My Tonga shone like a bride with a bellow horn and a decorative whip. The tall horse we named Samda Gur pulling the carriage was my preferred transport to the Sunbeam Talbot at home. The horse making rhythmic music with its feet trotted alongside the Zanana Park. A tall fence shielded the exuberance of the lush green woman only park full of blooming flowers and manicured shrubs. Men were forbidden inside but little boys like me were an exception. Young women thronged the place and some were airborne on the swings. Seen today who could have imagined that a huge concrete monstrous structure like the Secretariat would sit in the middle of this beautiful recreational park like a gravestone burying splendor and glory? Where do women go for a breath of air? Who killed Srinagar?

The tapping sound made by Samda Gur produced an echo from the other side of the Zanana Park and brought into view the huge expanse of the Gole Bagh play ground. This was my heart beat because all my football heroes like Habib Punzo and Gulam Hassan (Inspector) the bare foot footballers made their mark in matches. Many thousands of people came here to watch the game. These pitches have been razed and bricks and mortar structure stands proud as High Court Buildings administering justice without realizing that the building they are sitting in presides over the demise of a national sports ground, now relegated to history. Now our children play in wasteland and township streets. There is nowhere else to go. Where is that space gone? Who killed Srinagar?

Making my journey to school as a nine year old I was full of delight to be looking at the mighty fa├žade of Exhibition gates. This place gave me the excitement that neither the Disney World nor Disney Land in America gave me. Each shop inside was entertainment. One anna would buy me a solo audience of an instant sight and sound symphony with cascading rainfall standing in front of the shop. I clenched my fists hard when a man lit himself in flames 200 feet from ground on a ladder and like a fireball jumped in a small pool of water. I often wondered if I could be this hero. This Disney world in Kashmir is now a row of offices where files and money change hands and shops inside look a dismal bazaar. Where has life in Srinagar gone?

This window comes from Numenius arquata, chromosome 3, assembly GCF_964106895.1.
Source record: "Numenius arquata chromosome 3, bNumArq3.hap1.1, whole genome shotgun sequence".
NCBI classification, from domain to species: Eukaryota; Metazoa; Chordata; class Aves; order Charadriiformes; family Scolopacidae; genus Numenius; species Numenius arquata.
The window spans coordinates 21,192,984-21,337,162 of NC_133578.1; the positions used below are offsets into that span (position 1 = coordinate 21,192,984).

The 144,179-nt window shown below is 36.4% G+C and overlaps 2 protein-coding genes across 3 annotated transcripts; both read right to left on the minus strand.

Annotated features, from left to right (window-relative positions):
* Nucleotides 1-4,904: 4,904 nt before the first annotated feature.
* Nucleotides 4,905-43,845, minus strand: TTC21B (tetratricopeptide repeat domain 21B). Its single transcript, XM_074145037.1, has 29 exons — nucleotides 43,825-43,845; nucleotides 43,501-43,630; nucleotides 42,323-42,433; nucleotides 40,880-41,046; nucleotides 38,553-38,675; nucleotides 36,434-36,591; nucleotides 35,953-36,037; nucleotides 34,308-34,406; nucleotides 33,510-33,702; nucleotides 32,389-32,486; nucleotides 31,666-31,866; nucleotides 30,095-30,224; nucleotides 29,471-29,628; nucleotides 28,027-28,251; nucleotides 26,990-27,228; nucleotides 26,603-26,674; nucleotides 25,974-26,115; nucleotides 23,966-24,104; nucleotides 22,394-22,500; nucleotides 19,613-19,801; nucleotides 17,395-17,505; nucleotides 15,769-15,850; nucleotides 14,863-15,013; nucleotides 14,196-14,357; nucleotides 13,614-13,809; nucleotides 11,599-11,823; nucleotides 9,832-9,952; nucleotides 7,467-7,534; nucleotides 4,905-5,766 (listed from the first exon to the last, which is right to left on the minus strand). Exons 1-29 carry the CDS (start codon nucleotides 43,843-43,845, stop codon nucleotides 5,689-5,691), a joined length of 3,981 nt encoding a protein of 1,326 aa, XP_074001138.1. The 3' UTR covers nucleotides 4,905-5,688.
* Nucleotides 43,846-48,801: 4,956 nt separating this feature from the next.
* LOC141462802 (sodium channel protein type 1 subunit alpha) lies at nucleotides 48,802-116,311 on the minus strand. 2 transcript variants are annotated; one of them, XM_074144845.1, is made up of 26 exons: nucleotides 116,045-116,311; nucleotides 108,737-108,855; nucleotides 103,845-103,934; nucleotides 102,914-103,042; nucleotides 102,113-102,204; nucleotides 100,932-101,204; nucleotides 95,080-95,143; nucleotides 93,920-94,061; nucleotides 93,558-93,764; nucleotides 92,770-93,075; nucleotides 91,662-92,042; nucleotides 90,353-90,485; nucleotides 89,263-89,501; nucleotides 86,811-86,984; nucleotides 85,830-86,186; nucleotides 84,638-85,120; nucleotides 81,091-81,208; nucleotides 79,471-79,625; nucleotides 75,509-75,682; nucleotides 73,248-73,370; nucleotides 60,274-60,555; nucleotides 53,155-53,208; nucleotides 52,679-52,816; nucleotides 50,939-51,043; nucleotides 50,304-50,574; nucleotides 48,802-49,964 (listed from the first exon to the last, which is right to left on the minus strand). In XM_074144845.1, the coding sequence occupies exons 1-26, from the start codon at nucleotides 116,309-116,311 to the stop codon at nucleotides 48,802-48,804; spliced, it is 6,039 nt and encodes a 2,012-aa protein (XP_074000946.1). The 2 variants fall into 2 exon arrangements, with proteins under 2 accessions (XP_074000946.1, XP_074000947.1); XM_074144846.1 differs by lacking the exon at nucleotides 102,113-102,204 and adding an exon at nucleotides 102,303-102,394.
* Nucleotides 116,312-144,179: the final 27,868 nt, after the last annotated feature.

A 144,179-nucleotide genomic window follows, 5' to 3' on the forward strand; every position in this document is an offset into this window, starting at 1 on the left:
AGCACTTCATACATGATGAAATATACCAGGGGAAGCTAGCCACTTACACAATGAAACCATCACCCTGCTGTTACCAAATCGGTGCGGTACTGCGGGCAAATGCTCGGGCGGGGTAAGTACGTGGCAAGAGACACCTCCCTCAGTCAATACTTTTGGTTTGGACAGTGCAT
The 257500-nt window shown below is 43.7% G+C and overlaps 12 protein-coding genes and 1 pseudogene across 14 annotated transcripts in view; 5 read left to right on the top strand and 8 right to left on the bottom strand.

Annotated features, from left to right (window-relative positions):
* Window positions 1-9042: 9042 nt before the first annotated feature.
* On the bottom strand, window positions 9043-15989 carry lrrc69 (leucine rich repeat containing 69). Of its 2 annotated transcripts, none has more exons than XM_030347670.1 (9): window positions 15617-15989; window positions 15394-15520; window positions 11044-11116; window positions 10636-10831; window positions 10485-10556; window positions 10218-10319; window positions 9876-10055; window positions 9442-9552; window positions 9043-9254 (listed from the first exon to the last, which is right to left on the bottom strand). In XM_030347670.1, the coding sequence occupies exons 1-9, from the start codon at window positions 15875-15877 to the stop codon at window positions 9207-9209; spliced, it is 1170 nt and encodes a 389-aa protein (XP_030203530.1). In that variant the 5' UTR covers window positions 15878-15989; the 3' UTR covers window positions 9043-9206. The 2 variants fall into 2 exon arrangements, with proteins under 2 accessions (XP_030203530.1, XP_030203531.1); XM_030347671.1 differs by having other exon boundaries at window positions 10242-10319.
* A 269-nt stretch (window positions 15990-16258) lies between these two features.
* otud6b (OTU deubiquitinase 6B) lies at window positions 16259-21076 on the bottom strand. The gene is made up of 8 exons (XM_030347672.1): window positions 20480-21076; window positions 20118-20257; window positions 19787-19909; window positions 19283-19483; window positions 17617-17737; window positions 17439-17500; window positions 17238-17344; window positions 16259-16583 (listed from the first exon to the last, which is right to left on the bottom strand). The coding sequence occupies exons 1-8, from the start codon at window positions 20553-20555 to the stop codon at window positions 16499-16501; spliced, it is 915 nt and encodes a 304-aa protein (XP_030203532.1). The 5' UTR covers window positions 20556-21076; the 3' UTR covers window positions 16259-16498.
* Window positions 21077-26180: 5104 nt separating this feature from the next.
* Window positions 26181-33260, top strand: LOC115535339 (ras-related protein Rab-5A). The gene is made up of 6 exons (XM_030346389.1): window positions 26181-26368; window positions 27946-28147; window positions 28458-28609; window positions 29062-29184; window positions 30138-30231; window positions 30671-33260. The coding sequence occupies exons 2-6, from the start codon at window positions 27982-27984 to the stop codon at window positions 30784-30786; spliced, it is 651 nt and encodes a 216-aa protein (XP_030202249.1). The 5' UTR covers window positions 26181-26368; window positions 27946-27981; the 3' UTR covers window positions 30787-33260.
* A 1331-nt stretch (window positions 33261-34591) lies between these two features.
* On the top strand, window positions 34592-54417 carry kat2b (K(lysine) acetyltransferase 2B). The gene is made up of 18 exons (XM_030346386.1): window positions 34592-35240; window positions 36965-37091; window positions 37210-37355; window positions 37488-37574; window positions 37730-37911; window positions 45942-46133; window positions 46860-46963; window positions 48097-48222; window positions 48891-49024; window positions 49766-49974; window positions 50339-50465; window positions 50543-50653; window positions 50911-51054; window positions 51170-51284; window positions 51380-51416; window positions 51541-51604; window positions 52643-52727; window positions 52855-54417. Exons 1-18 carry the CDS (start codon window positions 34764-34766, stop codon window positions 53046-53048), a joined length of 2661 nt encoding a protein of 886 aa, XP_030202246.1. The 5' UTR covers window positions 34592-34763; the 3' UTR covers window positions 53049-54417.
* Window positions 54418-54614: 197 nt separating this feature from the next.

Maharaja Hari Singh may have been an autocrat who was born in Paris but he would never desecrate parks, canals, or Chinar trees in Chinar Bagh and Naseem Bagh or presaging death of Silk industry by ruthless annihilation of mulberry trees or bring litter and filth in the streets in order to feed the stray cows and dogs and make cesspools of bacteria a ubiquitous scene for built-in Mohallas. Even the streets were clean except for occasional dung from the horses now replaced by millions of cars and decrepit lorries on the same roads that existed then. In creating a hell in the beautiful city of Srinagar who brings unplanned traffic chaos in the streets? Who killed Srinagar with fumes and dust produced by raw surface and millions of potholes?

My tall brown horse Samde Gur continuing in a gentle trot stopped and my fairy tale travel ended at Sheikh Bagh School. My senior Cambridge class was full of British children and we made frequent cross country runs to the top of Takhte Suleiman Mountain. We ran on the Bund along river Jhelum that was immaculate with beautiful shop fronts on one side. No traffic on wheels was ever permitted and not a scrap of litter on this beautiful promenade. Today when I find traffic on this great esplanade of Srinagar and Chhola vendors throwing litter, I cannot stop grieving. Why has this asset been turned into a back street of a backward city? Who killed Srinagar?

My school was clubbed with Haddow Memorial school in sports and I captained the Haramukh house in boating. We excelled in boat races, boat sinking and once a year we competed in a race, swimming 14 miles from Gagribal to Nishat and back. Even the girls from our class made the long swim and we all ate biscuits thrown in the water. We were not allowed to come near a boat. The water in the Dal was so clean that we ate from it. Alas ! Where is that lake gone? Who are those mute spectators presiding over the languishing and dying state of the most beautiful part of the world’s inland sea? Who killed Srinagar?

Where are those polo matches played in polo ground, where is that Nedus Hotel, Srinagar Club and Amarsingh Club, all considered the pride of Srinagar. Two hundred years of a coveted asset was the Kashmir Golf Course (KGC). I could never have thought KGC will become a bog with stench from live sewers wafted in from neighboring homes. This golf course is now a den for gamblers and thousands of stray dogs. Why has Srinagar suffered this humiliation? When will it ever be restored and given its life back? I only hope it is soon because every day more damage is done to the environment and the habitat.